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Madeline Peterson

More stories from Madeline Peterson

A spring symphony
April 25, 2018

Buying locally-sourced produce is a great way to minimize carbon emissions while eating healthy

The+Eau+Claire+farmers+market%2C+Just+Local+Food%2C+and+various+restaurants+are+several+options+where+local+food+is+available+for+purchase+and+consumption.
The Eau Claire farmers market, Just Local Food, and various restaurants are several options where local food is available for purchase and consumption.

The Eau Claire farmers market, Just Local Food, and various restaurants are several options where local food is available for purchase and consumption.

The Eau Claire farmers market, Just Local Food, and various restaurants are several options where local food is available for purchase and consumption.

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Going to the grocery store is oftentimes not only a chore or household activity, but also a lesson in geography. Many of the foods found in a chain supermarket are not from a nearby area, and while it may be interesting to discover that one is drinking Floridian water and making a salad out of Chinese lettuce, unfortunately it’s often not as environmentally sustainable as eating local food.

As global temperatures increase and pollution runs rampant, it’s logical to ask what can be done in order to stop the environmental destruction around us. Buying local food is a smart way to reduce one’s carbon footprint while also making healthy choices and supporting local businesses.

According to a study done at Iowa State University, the average piece of produce in the U.S. will travel more than 1,500 miles before reaching its destination. In order to cover this formidable distance, a great deal of fossil fuels must be used as produce to be transported by planes, trucks and boats. By comparison, locally produced food will oftentimes only travel 100 miles or fewer, generating emissions at a much lower rate.

Although it may sound difficult to find access to local produce, it is only growing easier as local farmers markets and community supported agriculture (CSA) programs become more prevalent in America. CSA programs allow individuals and families to buy a share in a farm, and then receive produce on a weekly or bi-weekly basis throughout the season.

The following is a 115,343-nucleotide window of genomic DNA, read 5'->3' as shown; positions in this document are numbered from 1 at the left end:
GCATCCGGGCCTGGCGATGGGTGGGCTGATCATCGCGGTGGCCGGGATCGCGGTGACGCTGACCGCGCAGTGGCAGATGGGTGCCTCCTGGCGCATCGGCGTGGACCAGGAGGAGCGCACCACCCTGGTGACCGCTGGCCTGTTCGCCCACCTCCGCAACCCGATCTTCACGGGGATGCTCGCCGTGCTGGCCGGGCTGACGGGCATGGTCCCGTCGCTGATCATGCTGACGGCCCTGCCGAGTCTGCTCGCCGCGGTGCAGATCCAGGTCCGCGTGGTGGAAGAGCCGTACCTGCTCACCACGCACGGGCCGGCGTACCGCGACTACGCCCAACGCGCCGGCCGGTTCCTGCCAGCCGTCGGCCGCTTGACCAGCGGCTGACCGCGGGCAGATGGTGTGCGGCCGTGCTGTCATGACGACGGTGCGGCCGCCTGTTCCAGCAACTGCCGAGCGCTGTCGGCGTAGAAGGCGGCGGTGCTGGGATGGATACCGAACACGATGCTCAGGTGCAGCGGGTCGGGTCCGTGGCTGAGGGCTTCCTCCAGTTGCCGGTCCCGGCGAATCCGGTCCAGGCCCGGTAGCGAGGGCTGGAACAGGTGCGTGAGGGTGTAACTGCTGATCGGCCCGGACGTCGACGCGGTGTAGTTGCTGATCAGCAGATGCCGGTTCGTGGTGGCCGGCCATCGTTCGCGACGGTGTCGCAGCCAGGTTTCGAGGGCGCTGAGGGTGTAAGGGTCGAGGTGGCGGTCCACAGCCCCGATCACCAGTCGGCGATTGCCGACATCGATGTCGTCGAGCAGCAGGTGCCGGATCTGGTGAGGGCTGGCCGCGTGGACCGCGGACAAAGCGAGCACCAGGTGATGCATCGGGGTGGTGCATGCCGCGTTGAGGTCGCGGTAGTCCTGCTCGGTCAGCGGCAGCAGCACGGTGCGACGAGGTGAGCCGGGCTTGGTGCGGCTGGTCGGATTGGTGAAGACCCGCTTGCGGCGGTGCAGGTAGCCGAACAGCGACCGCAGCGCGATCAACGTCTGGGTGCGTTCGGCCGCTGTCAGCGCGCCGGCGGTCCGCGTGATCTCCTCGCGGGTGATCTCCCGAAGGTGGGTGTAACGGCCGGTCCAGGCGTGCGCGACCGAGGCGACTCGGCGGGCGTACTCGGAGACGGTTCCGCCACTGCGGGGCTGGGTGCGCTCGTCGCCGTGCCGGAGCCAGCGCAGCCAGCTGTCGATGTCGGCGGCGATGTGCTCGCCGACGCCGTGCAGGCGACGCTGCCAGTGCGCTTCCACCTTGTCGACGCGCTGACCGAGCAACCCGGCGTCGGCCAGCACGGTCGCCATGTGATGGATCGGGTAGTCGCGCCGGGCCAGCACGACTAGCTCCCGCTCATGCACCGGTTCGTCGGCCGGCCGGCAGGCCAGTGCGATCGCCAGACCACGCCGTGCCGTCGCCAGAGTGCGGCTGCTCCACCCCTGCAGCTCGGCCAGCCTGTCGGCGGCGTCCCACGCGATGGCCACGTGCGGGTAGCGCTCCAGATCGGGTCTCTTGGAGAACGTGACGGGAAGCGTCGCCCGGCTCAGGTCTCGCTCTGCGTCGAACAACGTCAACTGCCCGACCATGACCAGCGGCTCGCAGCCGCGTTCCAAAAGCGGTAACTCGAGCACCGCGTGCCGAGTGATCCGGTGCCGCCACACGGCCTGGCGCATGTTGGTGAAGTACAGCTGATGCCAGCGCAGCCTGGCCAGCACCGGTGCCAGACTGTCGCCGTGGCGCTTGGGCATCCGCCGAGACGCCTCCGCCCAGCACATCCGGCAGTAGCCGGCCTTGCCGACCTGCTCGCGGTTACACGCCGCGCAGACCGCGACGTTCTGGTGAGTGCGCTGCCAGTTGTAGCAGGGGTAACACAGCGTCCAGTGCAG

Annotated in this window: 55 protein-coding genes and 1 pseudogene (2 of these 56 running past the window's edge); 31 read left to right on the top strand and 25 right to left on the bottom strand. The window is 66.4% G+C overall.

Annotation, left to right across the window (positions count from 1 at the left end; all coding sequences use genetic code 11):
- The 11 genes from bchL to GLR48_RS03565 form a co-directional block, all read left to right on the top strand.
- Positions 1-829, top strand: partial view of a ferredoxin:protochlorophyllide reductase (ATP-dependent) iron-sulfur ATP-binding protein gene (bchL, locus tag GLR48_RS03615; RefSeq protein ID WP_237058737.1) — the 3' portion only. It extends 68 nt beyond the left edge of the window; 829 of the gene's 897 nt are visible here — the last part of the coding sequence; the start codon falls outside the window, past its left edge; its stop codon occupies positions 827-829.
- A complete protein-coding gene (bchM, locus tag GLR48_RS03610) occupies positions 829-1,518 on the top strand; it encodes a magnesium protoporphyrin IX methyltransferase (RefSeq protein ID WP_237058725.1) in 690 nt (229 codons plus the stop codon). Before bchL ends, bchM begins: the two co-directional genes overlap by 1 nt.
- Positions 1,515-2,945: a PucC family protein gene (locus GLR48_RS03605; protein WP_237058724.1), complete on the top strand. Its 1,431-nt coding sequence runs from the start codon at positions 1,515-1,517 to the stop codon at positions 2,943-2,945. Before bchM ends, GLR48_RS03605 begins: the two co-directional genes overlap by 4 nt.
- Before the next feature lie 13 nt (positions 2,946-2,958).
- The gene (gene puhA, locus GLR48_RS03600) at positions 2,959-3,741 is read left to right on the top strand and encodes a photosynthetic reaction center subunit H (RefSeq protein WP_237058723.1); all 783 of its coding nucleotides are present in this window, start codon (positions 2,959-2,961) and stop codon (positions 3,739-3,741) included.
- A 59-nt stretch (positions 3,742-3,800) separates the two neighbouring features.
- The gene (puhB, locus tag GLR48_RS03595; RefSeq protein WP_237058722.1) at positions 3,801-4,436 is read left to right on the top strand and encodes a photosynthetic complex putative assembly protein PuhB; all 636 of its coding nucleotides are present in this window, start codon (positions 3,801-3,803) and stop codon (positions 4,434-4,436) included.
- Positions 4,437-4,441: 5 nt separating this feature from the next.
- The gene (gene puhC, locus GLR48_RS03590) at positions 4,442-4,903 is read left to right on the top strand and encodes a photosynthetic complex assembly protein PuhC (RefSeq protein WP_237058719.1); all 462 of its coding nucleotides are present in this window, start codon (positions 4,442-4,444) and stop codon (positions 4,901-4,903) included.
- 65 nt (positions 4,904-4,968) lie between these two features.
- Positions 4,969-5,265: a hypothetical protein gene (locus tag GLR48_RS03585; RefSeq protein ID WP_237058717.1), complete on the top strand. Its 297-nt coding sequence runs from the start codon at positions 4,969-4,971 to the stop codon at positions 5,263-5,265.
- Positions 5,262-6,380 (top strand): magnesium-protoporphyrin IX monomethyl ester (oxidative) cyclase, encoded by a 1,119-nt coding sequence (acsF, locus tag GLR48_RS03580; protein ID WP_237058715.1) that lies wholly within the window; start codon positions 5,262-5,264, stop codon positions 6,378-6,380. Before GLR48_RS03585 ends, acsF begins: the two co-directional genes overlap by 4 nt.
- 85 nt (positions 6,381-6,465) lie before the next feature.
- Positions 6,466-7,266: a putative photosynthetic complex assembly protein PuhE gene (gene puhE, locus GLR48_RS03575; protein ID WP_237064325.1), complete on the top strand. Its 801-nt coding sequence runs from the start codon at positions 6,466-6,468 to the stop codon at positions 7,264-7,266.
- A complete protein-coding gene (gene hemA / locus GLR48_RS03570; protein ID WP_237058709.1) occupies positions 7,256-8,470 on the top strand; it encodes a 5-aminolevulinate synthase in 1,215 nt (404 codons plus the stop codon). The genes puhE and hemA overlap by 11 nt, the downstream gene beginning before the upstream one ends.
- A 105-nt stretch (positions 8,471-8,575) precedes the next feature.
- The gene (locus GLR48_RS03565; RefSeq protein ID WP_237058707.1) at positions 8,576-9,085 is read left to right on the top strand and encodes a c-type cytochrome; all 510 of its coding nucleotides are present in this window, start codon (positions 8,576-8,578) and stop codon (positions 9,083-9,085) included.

For the past three summers, I have worked on Haaken Hill Farm, an organic vegetable farm in Eau Claire.

In addition to a CSA program, much of our business goes to restaurants around the region that are becoming more committed to serving local food. These farm-to-table restaurants such as The Informalist and the Local Lounge enable diners to enjoy a meal out while still remaining dedicated to high-quality, locally sourced food.

Buying from farms in our area makes it easier to get to know the businesses and people that are producing the food we consume.  This way, we can better ensure that food is free of pesticides and other chemicals, and also that workers are being treated fairly.

The biggest argument that many make against buying locally sourced food is that it’s too expensive. Buying produce that is in season is the best way to combat this, along with budgeting for groceries in advance. It’s also important to remember that it doesn’thave to be an all-or-nothing situation. Supplementing normal groceries with whatever amount of local produce that can be afforded is a great first step to take.

Eau Claire residents are fortunate because we have so many great opportunities to eat and shop for local food. Recently, grocery cooperative Just Local Food announced that it is moving to a new location on Water Street, making it even easier for college students to gain access to responsibly sourced produce.

There is no single solution to global warming. However, there are many things that we can do to reduce the negative impact we have on the environment, and buying food grown in our region is one of them. When it comes to grocery shopping, it’s best to think local.

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